Roland RAP-10 Review

Roland RAP-10

Roland RAP-10 is not as known as LAPC-I or SCC-1, but it sure is more interesting, in my opinion. RAP stands for Roland Audio Production and as the name suggests, it was made for audio production. Although, it was an excellent card for audio production, I am, as always, interested in DOS games. Is this card really that good? Can it even be used in DOS games? Let’s dive into the world of Roland’s perfection and let’s hear if Roland deserves the praise it usually gets.

RAP-10 is essentially Sound Canvas SC-7 with MPU-401 interface and 16bit digital audio, so it should be possible to use it in any game that supports General MIDI. We’ll see about that. SC-7 was a younger brother to SC-55. SC-7 should be on par with SC-55. They should have identical instrument sets, SC-7 as well as RAP-10 is GM only, it doesn’t support Roland’s own GS standard, which is a bit weird on a production card. But since we are here for DOS gaming, it should be perfect for playing back MIDI music in games.

Roland released cards like LAPC-I or SCC-1, these cards can handle only MIDI playback, RAP on the other hand, is the first and also the last Roland’s card, that supports digital audio and Roland’s last PC based ISA card. Card’s resolution is 16bit at 44kHz, so it should be crystal clear. Unfortunately, there is no Sound Blaster emulation for this card, so I assume games need direct RAP support, otherwise sounds won’t work. It doesn’t even have OPL chip or any kind OPL clone chip, so if you like FM synth, this card is not for you. Games supporting only Sound Blasters or sound cards with OPL chip shouldn’t work at all with RAP.

Let’s set up the card. There are couple of jumpers and switches you need to set up. First switch enables or disables joystick, the rest is to select the address. Default address is of course 330 so I’m gonna leave it there. Jumpers right under the switches set IRQ, the default is 9, I’m gonna leave it there as well. Another jumper sets the mic and line in to stereo or mono and the last jumper just turns off the sound output.

Back panel holds the usual mic/line in, auxiliary in and speaker out. Joystick and MIDI connector is as usually on the left side of the card. Even though the card’s got an amplified output, it’s super clean, as you’d expect from a production card. To connect an external MIDI device, you need Roland’s breakout box. I wouldn’t use any other external General MIDI device for DOS gaming, RAP should be perfect. The only device that I would use, would be MT-32.

There are no drivers nor any other utilities for DOS, which means no mixer and no Sound Blaster emulation. I found a list of games with direct RAP-10 support, I’ll try as many as I can to find out how many of those actually work.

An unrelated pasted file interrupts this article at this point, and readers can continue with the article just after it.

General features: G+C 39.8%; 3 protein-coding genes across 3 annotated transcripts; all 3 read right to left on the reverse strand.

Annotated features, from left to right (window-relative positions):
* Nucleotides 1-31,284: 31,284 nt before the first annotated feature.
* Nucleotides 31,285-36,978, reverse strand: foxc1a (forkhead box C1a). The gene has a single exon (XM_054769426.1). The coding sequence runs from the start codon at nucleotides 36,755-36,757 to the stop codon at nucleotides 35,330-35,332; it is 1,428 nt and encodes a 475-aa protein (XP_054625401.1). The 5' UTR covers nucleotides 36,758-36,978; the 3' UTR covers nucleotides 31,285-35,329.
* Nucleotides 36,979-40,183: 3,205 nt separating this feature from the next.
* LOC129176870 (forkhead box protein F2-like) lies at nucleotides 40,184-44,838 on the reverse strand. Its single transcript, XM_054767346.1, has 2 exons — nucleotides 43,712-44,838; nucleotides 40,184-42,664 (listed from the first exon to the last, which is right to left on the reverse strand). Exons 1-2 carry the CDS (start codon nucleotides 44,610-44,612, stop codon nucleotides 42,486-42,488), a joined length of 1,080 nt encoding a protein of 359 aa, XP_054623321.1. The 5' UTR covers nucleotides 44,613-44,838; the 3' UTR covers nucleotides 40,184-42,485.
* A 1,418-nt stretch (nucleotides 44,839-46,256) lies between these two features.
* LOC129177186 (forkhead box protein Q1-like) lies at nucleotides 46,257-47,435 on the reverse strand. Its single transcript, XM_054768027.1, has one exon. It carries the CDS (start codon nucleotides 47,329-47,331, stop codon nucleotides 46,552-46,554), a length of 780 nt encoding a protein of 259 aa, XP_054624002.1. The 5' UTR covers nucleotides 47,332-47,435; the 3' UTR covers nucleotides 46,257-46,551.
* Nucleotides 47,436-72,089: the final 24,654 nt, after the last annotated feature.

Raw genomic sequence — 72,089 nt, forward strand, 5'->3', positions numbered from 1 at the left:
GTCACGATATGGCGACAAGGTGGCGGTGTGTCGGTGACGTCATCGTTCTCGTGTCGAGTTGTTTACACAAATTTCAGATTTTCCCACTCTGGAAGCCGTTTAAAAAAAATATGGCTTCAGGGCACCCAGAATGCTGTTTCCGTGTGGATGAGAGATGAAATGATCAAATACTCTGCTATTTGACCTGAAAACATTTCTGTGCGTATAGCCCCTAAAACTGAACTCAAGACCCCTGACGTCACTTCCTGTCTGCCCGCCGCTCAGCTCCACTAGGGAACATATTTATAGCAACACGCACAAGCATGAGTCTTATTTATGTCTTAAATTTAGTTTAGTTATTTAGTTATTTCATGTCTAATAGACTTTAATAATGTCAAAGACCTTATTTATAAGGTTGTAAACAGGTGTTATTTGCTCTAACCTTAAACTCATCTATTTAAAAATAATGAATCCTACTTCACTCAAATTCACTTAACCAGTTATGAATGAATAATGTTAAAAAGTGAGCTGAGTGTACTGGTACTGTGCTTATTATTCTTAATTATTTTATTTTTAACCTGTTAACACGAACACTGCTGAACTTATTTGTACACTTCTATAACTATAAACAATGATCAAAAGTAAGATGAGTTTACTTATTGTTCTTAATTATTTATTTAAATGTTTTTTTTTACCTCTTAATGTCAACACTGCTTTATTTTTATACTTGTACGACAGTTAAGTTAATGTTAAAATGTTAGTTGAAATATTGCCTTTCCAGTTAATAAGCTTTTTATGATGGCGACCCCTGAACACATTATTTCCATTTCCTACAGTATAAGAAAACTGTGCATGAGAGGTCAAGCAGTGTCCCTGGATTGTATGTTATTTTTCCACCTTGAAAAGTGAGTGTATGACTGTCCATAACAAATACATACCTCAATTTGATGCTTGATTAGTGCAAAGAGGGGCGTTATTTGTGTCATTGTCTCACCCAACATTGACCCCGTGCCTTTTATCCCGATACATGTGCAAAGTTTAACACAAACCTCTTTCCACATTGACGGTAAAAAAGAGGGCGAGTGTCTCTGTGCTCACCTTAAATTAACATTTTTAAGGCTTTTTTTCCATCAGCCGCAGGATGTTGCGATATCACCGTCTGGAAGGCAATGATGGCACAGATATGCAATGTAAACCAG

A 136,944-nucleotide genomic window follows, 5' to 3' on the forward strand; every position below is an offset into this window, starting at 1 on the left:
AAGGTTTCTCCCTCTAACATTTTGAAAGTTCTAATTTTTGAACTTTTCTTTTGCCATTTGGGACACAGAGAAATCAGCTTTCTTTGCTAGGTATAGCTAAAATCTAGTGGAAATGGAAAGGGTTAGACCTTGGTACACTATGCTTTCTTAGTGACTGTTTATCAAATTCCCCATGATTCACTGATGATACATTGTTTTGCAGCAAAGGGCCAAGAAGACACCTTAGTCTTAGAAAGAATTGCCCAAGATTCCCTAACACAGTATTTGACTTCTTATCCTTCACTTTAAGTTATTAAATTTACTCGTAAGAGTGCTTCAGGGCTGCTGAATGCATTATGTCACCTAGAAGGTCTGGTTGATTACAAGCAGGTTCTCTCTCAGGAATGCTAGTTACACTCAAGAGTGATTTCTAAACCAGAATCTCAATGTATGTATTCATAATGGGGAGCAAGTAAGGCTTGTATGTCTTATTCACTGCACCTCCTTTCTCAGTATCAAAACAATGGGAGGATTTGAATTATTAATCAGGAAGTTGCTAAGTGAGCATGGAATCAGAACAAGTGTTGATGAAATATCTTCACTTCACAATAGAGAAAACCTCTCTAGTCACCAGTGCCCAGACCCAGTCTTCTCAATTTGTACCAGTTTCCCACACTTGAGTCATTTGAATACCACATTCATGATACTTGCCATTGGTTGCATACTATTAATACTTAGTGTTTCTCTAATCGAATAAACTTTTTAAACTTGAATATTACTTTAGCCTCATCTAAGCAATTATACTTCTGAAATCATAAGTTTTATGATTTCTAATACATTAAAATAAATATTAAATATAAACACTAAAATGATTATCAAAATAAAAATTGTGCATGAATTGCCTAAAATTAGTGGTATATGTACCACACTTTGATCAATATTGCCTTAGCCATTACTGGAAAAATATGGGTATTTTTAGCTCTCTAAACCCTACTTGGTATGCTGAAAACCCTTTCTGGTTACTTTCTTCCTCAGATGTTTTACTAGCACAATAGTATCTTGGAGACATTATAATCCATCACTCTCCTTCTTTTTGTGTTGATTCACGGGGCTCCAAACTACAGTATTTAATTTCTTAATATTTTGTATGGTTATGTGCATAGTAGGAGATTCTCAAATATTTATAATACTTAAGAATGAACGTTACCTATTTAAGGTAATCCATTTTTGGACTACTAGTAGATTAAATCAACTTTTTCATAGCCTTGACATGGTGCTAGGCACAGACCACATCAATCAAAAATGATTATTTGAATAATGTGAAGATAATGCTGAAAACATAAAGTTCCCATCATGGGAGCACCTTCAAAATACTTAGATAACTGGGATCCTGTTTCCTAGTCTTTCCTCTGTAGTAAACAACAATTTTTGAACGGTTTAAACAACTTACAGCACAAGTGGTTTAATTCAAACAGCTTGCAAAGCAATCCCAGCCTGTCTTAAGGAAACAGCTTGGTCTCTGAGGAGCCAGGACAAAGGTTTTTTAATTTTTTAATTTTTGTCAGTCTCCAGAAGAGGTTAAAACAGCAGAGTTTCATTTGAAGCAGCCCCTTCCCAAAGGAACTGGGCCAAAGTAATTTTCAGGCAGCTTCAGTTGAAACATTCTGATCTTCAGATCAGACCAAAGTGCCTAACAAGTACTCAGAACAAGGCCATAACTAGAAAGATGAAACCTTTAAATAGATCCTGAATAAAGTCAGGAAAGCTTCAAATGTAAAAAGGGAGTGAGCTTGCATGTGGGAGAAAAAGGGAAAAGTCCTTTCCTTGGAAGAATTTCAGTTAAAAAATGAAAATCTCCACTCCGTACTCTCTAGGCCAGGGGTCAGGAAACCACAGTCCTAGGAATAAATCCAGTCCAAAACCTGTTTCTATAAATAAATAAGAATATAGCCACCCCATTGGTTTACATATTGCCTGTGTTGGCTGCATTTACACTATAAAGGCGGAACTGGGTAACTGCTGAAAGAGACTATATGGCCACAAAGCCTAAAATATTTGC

First game I tried was Abuse. Weird thing about Abuse is, it supports all sorts of Roland devices for music including RAP-10, but not for sound effects. I don’t understand why they bothered to include the music driver, but not the sound driver.

Second game was Albion. It uses Miles Drivers and as I said many times before, Miles drivers are pretty much dumb proof and work every time. The setup of course supports RAP-10 for sound and General MIDI for music. So, any game that uses Miles drivers should work with this card perfectly.

If a game supports General MIDI, MPU-401, Sound Canvas or SCC-1, it works perfectly and sounds sick. It is also possible to use drivers for MT-32 or LAPC-I, it is somewhat compatible. But it’s far cry from perfect. RAP-10 is General MIDI only card and uses only necessary number of instruments to comply with General MIDI standard, which is 128 instruments and thus uses these instruments to somehow emulate MT-32.

All games with RAP sound support worked perfectly except one, Tomb Raider. Setup detected the card, it even made a sound, but it was anything but pleasant. I tried different settings, different hardware, different DOS versions, nothing helped. The rest of the games worked fine though.

So, if you’re after an internal sound card that handles General MIDI in exceptional quality, sounds cracking, and works in every game that supports General MIDI or any kind of Roland, go for it, you won’t be disappointed. It can also handle digital audio in 16bit at 44kHz and the output is super clean. Unfortunately, to get all games working, you still need another sound card, because RAP is not widely supported as a sound effects card. The card, however, is quite rare and can be bloody expensive. There are not many sound cards, out there, that sound this good. I said that it should sound pretty much the same as SC-55, most of the time it’s true, however, during the test, I noticed slight differences. Some of the instruments sounded a bit different, not worse, but different. Overall, all instruments sounded more pronounced, more noticeable and stand out in the song. So, in the end, I like this much more than SC-55 or any other sound card yet. The only drawback is the digital audio support, but this card is so good and kind of special, that I can live with that. I still need to get my hands on SCC-1 and LAPC-I, but this card is a treat.

Back to top